Facts about Wiltshire

12 Wondrous Facts about Wiltshire

If you’ve been following our fact files, you’ll likely have seen that there are plenty of facts and figures out there surrounding some of the UK’s best-loved counties. Wiltshire is well-known for its countryside scenes, walks and incredible history. However, it’s not all listed buildings and stunning vistas. Even if you live in the region, there might still be a few facts and figures about the county which might just surprise you.

Let’s take a look at a few facts and stats about Wiltshire – who knows, you might just surprise yourself!

  1. There are a number of areas in the country which hold the ‘purple flag’. These towns and cities are marked particularly for their safe scenes, and the fact that their nightlife offerings tend to be amongst the safest in the UK. Both Chippenham and Salisbury have received these accolades.
  2. While we all pretty much ‘discovered’ oxygen the day we all started breathing, the official ‘discovery’ of the element took place here, specifically in Calne. The theory and discovery of the element is credited to Joseph Priestly, a local Earl’s librarian who experimented with separation of air and mercury. He used candles to analyse oxygen, too. This happened all the way back in 1774!
  3. Salisbury Cathedral is something of a marvel to many building enthusiasts and history buffs. That’s because it not only has the biggest spire of any cathedral in the UK, but that it was actually designed and built completely within a century. This, believe it or not, is pretty rare for any kind of similar building.
Salisbury Cathedral

Salisbury Cathedral

  1. William Golding was a school teacher in Salisbury – at Bishop Wordsworth’s – and some believe it was his observation of pupil behaviour here which go on to help him write the iconic novel The Lord of The Flies. In Golding’s book, a band of schoolboys wash up on a desert island and are forced to fend for themselves.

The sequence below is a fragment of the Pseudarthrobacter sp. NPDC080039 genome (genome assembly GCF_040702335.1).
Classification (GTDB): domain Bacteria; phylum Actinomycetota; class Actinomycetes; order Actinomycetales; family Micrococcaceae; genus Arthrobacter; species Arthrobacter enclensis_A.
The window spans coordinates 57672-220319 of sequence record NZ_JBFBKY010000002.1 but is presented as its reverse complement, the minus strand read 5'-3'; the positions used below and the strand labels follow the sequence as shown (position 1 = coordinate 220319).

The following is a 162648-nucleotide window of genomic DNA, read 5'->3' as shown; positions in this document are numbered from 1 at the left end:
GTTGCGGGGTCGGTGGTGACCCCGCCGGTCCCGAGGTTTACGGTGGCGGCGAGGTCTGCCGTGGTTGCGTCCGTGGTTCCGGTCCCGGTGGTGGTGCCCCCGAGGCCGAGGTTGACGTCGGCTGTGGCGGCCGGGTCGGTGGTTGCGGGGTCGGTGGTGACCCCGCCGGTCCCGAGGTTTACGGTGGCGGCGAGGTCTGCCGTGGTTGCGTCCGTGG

2. Wiltshire is very popular with active people for its amazing cycleway. This cycling paradise is more than just your run of the mill bike promenade. It’s around 120 miles long and is amongst several national cycling paths which intersect the lower reaches of the county.
  3. Wiltshire is, of course, known to millions worldwide as the site of the stupendous Stonehenge. This ancient stone circle has mystified people for decades, even centuries. In fact, there’s also been plenty dug up from near to the circle, or around it. There are more than 300 different Stonehenge artefacts which you can see on display in exhibitions close by.
  1. It’s thought that – taking into account all the man hours that went into creating the circle – around 15,000 years were invested in the building of Stonehenge. It’s a wondrous site to visit and certainly deserves our respect and admiration!
  2. There is a rather strange clock which you’ll find in Westbury – specifically, at the All Saints Church. It’s here where you’ll find a clock without a face!
  3. Swindon is home to what has become colloquially known as the ‘Magic Roundabout’, a transport oddity so curious that it even has its own Wikipedia entry. This colossal, often complicated roundabout system has six of its own miniature roundabouts, and almost 40 different directional exits. It seems Wiltshire might not be the best place in the UK to learn to drive if you have trouble with roundabouts!
interesting facts about Stonehenge

Stonehenge, Amesbury, United Kingdom

  1. Wiltshire underwent something of a railway revolution between the years of 1851 and 1901. As transport across the UK started to evolve, the county was well-known for providing extensive employment to local people in the form of rail staffing. It’s thought that 12 times as many people were employed on the railways than there were 50 years previously.
  2. Wessex was a kingdom in England which has since devolved over the centuries. However, it has an important and historical link to Wiltshire’s past. So much so, that the county wouldn’t have its name without the town of Wilton, which was once the capital of Wessex.
  3. Famous people born in Wiltshire include Ian Fleming, James Bond creator and author – it’s also the birthplace of Sting, who recorded many of his songs at home in the county.

Do you have any fun facts about Wiltshire?  Share them in the comments below!

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This page was last modified on September 14, 2021. Suggest an edit

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